There are also a whole host of symptoms you can keep an eye out for if you think you are experiencing stress. Some symptoms include headache, tight chest, Headache and migraines, Muscular tension, soreness and pain, upset stomach, cramps, indigestion, high blood pressure, poor immunity, weakened immune system, insomnia and other sleeping problems, anxiety, nervousness, anger, impatience, irritability short fuse, depression, unexplained feelings of meaningless, fatigue – both physically and emotionally feeling overwhelmed and out of control Lack of confident and poor self-esteem. These stress symptoms are a direct signal from our body to us identifying stress in our life, and will vary depending on people. For example, experiencing headaches, tension in the shoulders, becoming short tempered, or tightness in the jaw, are all


Art therapy is a great way to decompress our stress, This simple art activity can be completed by your self and requires just some pencils or texters. You can choose to add in paint or collaging if you like.



 

ART THERAPY ACTIVITY

DRAWING STRESS SYMBOLS



Drawing Dress Symbols are designed to identify stress in our body and the messages this stress is expressing to us. This activity requires access to a Jungian or dream dictionary to explore meanings of symbols at a deeper, unconscious level. The exercise is designed to reveal what areas of the body stress is affecting. You can then draw symbolic representation from their pictures to gain an insight to the causes and affects of their stress. A tool is created at the end that you can use whenever you need it. As you continue to do this activity at different times in your life, you will eventually create a ‘Symbol Dictionary’ to write down the symbolic meaning of your drawing. Next time you experience stress, you will be able to understand the messages you body is sending you.


1) Set up an A4 sheet of white paper and a selection of coloured markers


2) Draw an outline of your body on the sheet of paper.


3) Now, perform a 5-minute relaxation meditation. During this meditation focus on areas of your physical body that is experiencing symptoms of stress, such as muscular tension, headaches etc.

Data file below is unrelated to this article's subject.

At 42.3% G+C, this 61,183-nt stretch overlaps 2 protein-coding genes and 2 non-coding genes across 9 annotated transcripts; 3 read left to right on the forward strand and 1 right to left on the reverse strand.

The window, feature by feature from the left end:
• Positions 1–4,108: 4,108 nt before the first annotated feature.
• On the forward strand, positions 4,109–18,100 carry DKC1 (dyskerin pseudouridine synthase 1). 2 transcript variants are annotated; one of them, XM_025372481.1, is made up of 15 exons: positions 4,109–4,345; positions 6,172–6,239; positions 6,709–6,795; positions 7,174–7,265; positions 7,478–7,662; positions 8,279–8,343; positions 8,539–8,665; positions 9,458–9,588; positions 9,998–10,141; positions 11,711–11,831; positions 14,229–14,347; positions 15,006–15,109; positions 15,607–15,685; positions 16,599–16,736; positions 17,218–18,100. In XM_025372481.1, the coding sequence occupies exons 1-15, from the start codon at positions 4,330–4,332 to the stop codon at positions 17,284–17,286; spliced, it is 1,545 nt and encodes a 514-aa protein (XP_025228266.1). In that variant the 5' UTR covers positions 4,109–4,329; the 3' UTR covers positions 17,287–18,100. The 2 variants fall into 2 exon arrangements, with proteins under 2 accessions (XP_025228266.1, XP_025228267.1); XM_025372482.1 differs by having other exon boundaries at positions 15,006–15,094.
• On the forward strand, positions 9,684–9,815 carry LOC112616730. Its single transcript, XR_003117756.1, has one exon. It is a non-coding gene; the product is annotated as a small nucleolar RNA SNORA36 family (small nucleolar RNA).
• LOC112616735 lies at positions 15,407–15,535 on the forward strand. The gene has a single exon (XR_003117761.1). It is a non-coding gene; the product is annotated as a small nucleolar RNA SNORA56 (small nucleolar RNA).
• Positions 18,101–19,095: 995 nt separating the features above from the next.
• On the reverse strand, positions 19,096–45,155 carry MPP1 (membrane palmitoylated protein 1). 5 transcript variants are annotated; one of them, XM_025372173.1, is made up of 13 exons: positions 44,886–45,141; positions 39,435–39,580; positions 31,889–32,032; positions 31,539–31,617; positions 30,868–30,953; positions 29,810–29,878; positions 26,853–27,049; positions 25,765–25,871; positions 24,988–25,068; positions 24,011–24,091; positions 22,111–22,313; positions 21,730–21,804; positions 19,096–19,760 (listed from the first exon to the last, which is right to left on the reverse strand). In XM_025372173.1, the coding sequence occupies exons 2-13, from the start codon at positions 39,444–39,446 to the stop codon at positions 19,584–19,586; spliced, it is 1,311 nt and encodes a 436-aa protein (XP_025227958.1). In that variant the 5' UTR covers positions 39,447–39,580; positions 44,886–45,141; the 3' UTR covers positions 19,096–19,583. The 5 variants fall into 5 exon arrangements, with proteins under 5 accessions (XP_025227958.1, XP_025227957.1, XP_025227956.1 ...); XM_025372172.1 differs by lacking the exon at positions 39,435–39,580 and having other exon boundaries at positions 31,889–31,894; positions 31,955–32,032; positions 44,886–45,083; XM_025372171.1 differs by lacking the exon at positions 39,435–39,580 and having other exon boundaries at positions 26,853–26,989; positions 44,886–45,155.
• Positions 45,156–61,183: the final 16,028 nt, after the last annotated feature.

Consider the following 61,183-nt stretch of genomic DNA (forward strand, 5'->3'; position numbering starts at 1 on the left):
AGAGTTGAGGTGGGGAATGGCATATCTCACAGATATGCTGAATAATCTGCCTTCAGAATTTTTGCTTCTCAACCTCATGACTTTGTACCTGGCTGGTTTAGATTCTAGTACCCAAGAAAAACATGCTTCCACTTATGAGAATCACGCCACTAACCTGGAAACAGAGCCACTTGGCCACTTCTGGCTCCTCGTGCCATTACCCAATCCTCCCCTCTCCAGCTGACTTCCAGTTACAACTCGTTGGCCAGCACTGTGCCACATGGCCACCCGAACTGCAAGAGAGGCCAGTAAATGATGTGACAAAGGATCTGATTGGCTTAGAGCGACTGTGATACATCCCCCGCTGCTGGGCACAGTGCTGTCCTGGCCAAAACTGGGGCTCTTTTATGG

4) When the meditation is completed, draw symbols in these

stress areas of their body to represent your stress and the physical

experience of it. For example, this may include a tight coil to represent

tightness, or a dagger to represent sharp pains. Allow for 15 minutes to

complete this.


5) Upon completion, write your symbolism and what it

represents regarding stress in your body.


6) By writing down the symbols you can explore additional

meanings in your symbol dictionary that may be messages the body is

sending to you.


 

Here is my example:



The stress in my body is represented by a blue line on the points that were aching in that moment. The wavy lines to the right of the page indicate movement. I am aware that I need to lose weight and I think about this often. I often get headaches and neck ad shoulder pain and my knees grind. I know we can all talk about body positivity until the sun comes down, but if we live a lifestyle that does not accommodate healthy body systems, our bodies will fall apart. I feel stressed about getting to my end goal, but also know that movement will be the key. I am stressed about figuring out how to have the time to exercise, eat healthy, be a mum, own a business, complete a course and so on and so on. It’s just endless. In fact sometimes I feel overwhelmed about all the things I must be and do and say. This is also the first time I have drawn my self – as my self. I have always gone for symbolic representation, but I wanted to draw an accurate depiction on what I look like, instead of ‘hiding’ behind the art.



I hope this helps you all in your journey to de-stressing and make sure to keep a look out in our blog posts for other inspiring and liberating art activities so that you can live your best life!